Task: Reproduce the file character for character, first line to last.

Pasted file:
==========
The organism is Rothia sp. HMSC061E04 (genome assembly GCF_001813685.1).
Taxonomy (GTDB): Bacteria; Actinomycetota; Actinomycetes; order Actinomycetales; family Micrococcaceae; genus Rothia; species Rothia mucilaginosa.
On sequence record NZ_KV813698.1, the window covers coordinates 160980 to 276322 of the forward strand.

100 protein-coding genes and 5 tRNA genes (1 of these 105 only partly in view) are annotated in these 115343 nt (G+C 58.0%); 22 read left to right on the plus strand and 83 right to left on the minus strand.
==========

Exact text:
The organism is Rothia sp. HMSC061E04 (genome assembly GCF_001813685.1).
Taxonomy (GTDB): Bacteria; Actinomycetota; Actinomycetes; order Actinomycetales; family Micrococcaceae; genus Rothia; species Rothia mucilaginosa.
On sequence record NZ_KV813698.1, the window covers coordinates 160980 to 276322 of the forward strand.

100 protein-coding genes and 5 tRNA genes (1 of these 105 only partly in view) are annotated in these 115343 nt (G+C 58.0%); 22 read left to right on the plus strand and 83 right to left on the minus strand.